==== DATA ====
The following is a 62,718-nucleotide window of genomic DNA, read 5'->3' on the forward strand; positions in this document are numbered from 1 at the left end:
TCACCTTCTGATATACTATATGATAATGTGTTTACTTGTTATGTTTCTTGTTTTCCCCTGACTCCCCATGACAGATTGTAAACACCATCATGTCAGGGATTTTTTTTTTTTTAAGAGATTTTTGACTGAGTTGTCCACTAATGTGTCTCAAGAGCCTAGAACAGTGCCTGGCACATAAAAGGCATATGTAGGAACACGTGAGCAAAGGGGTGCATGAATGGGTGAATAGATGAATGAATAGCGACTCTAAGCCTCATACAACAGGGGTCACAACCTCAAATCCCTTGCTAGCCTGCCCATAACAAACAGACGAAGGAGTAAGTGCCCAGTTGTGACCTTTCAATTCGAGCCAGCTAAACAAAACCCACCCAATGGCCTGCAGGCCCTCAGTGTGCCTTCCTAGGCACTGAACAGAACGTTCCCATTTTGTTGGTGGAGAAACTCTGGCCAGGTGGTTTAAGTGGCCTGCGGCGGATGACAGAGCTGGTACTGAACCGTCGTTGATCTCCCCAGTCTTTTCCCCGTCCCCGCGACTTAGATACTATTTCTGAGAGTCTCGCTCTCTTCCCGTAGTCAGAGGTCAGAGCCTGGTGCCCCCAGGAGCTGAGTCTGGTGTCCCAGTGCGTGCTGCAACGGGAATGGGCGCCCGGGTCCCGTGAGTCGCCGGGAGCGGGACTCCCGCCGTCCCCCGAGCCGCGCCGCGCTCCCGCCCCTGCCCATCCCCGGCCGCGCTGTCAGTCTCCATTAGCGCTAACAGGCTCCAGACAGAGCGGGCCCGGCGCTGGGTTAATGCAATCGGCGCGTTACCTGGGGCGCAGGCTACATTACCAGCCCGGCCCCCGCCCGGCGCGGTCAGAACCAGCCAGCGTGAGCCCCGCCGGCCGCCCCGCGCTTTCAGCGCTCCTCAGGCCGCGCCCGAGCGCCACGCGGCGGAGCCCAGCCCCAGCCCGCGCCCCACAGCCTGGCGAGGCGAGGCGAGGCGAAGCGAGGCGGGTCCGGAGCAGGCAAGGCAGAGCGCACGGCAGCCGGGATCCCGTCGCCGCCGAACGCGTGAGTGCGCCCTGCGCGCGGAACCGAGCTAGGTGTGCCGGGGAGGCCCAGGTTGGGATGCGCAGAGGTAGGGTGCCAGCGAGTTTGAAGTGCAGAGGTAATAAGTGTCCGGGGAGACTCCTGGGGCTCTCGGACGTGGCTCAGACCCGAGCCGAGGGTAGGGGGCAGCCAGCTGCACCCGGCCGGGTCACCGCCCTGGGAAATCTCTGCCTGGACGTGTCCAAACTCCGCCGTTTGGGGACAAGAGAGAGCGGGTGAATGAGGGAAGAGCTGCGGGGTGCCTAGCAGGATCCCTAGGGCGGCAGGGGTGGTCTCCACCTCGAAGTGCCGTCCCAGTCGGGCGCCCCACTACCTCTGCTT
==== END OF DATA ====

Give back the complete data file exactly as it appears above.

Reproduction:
The following is a 62,718-nucleotide window of genomic DNA, read 5'->3' on the forward strand; positions in this document are numbered from 1 at the left end:
TCACCTTCTGATATACTATATGATAATGTGTTTACTTGTTATGTTTCTTGTTTTCCCCTGACTCCCCATGACAGATTGTAAACACCATCATGTCAGGGATTTTTTTTTTTTTAAGAGATTTTTGACTGAGTTGTCCACTAATGTGTCTCAAGAGCCTAGAACAGTGCCTGGCACATAAAAGGCATATGTAGGAACACGTGAGCAAAGGGGTGCATGAATGGGTGAATAGATGAATGAATAGCGACTCTAAGCCTCATACAACAGGGGTCACAACCTCAAATCCCTTGCTAGCCTGCCCATAACAAACAGACGAAGGAGTAAGTGCCCAGTTGTGACCTTTCAATTCGAGCCAGCTAAACAAAACCCACCCAATGGCCTGCAGGCCCTCAGTGTGCCTTCCTAGGCACTGAACAGAACGTTCCCATTTTGTTGGTGGAGAAACTCTGGCCAGGTGGTTTAAGTGGCCTGCGGCGGATGACAGAGCTGGTACTGAACCGTCGTTGATCTCCCCAGTCTTTTCCCCGTCCCCGCGACTTAGATACTATTTCTGAGAGTCTCGCTCTCTTCCCGTAGTCAGAGGTCAGAGCCTGGTGCCCCCAGGAGCTGAGTCTGGTGTCCCAGTGCGTGCTGCAACGGGAATGGGCGCCCGGGTCCCGTGAGTCGCCGGGAGCGGGACTCCCGCCGTCCCCCGAGCCGCGCCGCGCTCCCGCCCCTGCCCATCCCCGGCCGCGCTGTCAGTCTCCATTAGCGCTAACAGGCTCCAGACAGAGCGGGCCCGGCGCTGGGTTAATGCAATCGGCGCGTTACCTGGGGCGCAGGCTACATTACCAGCCCGGCCCCCGCCCGGCGCGGTCAGAACCAGCCAGCGTGAGCCCCGCCGGCCGCCCCGCGCTTTCAGCGCTCCTCAGGCCGCGCCCGAGCGCCACGCGGCGGAGCCCAGCCCCAGCCCGCGCCCCACAGCCTGGCGAGGCGAGGCGAGGCGAAGCGAGGCGGGTCCGGAGCAGGCAAGGCAGAGCGCACGGCAGCCGGGATCCCGTCGCCGCCGAACGCGTGAGTGCGCCCTGCGCGCGGAACCGAGCTAGGTGTGCCGGGGAGGCCCAGGTTGGGATGCGCAGAGGTAGGGTGCCAGCGAGTTTGAAGTGCAGAGGTAATAAGTGTCCGGGGAGACTCCTGGGGCTCTCGGACGTGGCTCAGACCCGAGCCGAGGGTAGGGGGCAGCCAGCTGCACCCGGCCGGGTCACCGCCCTGGGAAATCTCTGCCTGGACGTGTCCAAACTCCGCCGTTTGGGGACAAGAGAGAGCGGGTGAATGAGGGAAGAGCTGCGGGGTGCCTAGCAGGATCCCTAGGGCGGCAGGGGTGGTCTCCACCTCGAAGTGCCGTCCCAGTCGGGCGCCCCACTACCTCTGCTT